# What is the direction of the Reaction force

• Victorian91
In summary: Sometimes the reaction force is stronger and sometimes the weight is stronger. But the direction of the reaction force is always the same, no matter what the weight or reaction is.
Victorian91
Hey I am confused about the direction of reaction force..

When a ball is on a vertical track at the bottom most of the track,
I understand that the reaction is opposite the weight of the ball, mg.

But when it is directly above the vertical track the reaction force is towards the center, same direction as the weight of the ball.

That means that the reaction force is not always opposing the weight?

I think that the reaction force exists so that the object won't sink in the track..
that is why at the bottom of the track, it points upwards..
At above the track, it points downwards, so that the object won't sink in the track..
Any other explanations.

That is what I think..
Thanks

What's the geometry of this "vertical track". I'm not quite getting it. Am i alone?

Victorian91 said:
Hey I am confused about the direction of reaction force..

When a ball is on a vertical track at the bottom most of the track,
I understand that the reaction is opposite the weight of the ball, mg.

But when it is directly above the vertical track the reaction force is towards the center, same direction as the weight of the ball.
Can we assume that you are talking about a ball rolling on the inside of a vertical circular track? If so, then since the ball executes circular motion it must have an acceleration component towards the center of the circle. Which means that at the top of the motion, the net force must be downward (towards the center). That net force is the sum of the reaction force and the weight, both of which act downward.

At the bottom of the motion, the net force must be upward (towards the center). That means that the reaction force must act upward to counteract the downward weight and provide the centripetal force.

That means that the reaction force is not always opposing the weight?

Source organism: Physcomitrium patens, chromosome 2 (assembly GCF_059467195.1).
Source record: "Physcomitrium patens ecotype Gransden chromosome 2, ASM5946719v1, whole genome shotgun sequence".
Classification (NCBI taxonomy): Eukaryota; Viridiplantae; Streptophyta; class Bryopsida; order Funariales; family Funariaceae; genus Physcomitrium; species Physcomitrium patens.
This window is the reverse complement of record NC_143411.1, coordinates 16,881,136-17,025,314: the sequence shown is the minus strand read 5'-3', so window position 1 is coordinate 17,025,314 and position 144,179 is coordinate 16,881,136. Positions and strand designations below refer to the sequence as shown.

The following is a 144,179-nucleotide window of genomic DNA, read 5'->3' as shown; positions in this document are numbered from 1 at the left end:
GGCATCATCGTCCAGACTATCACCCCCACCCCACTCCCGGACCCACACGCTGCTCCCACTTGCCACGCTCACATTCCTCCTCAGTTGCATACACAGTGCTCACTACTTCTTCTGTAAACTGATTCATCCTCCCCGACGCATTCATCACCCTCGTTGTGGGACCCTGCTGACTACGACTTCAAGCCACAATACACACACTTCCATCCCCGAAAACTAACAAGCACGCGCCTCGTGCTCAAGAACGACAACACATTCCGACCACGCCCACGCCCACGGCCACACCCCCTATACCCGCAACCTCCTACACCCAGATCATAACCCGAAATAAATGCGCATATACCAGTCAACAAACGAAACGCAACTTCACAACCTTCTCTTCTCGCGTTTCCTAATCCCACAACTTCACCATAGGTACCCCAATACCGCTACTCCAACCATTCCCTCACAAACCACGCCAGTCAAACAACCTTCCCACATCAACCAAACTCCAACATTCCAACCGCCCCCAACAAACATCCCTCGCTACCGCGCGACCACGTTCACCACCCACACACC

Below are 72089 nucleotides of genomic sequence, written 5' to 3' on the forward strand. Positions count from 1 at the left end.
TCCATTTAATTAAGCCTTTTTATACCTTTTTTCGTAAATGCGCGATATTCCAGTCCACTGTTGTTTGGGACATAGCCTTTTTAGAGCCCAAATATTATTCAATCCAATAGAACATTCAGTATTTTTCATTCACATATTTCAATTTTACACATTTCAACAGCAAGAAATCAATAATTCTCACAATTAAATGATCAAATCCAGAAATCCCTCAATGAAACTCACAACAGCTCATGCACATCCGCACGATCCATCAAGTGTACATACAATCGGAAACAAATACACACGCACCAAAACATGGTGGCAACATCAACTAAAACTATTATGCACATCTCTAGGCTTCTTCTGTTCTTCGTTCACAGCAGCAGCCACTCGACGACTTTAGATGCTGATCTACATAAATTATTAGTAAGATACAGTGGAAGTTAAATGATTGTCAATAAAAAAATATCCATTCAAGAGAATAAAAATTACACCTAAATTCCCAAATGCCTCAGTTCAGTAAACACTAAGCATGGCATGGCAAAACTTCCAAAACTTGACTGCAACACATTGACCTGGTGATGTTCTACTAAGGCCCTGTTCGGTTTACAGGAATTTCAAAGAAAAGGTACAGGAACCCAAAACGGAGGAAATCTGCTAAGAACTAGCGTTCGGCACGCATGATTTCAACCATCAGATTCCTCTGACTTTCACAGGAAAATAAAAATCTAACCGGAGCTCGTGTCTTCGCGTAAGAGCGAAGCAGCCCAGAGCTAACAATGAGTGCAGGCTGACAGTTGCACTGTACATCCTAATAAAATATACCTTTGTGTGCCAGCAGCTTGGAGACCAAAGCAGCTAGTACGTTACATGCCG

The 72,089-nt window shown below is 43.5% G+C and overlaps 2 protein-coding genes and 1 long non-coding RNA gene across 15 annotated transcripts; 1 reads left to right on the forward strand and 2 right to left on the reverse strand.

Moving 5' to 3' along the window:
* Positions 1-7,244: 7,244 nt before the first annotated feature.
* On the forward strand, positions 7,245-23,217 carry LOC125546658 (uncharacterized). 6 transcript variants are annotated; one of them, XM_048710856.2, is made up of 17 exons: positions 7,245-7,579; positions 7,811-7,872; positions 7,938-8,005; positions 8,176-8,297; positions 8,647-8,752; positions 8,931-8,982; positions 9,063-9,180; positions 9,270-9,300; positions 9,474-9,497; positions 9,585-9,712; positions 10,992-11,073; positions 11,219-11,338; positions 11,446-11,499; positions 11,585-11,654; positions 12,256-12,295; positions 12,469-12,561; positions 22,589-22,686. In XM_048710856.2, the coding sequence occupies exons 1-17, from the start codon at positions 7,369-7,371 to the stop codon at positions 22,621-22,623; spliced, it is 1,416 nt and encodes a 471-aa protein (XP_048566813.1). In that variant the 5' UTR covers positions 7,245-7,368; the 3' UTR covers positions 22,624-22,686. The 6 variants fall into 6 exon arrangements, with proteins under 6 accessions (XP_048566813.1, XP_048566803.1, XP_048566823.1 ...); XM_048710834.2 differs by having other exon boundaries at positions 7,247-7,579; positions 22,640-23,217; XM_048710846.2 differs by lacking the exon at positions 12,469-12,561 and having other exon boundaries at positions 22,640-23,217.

Correct. It's not.

## What is the direction of the Reaction force?

The direction of the reaction force is dependent on the direction of the applied force. According to Newton's third law of motion, the reaction force will always act in the opposite direction of the applied force.

## Does the direction of the Reaction force change?

The direction of the reaction force will change if the direction of the applied force changes. However, the reaction force will always act in the opposite direction of the applied force.

## How is the direction of the Reaction force determined?

The direction of the reaction force is determined by the direction of the applied force. The reaction force will always act in the opposite direction of the applied force, as stated by Newton's third law of motion.

## Can the direction of the Reaction force be manipulated?

The direction of the reaction force cannot be manipulated as it is a natural result of Newton's third law of motion. However, the magnitude of the reaction force can be altered by changing the magnitude of the applied force.

## Why is the direction of the Reaction force important to understand?

The direction of the reaction force is important to understand as it helps to determine the overall motion and equilibrium of an object. Knowing the direction of the reaction force allows scientists to accurately calculate and predict the motion and stability of a system.

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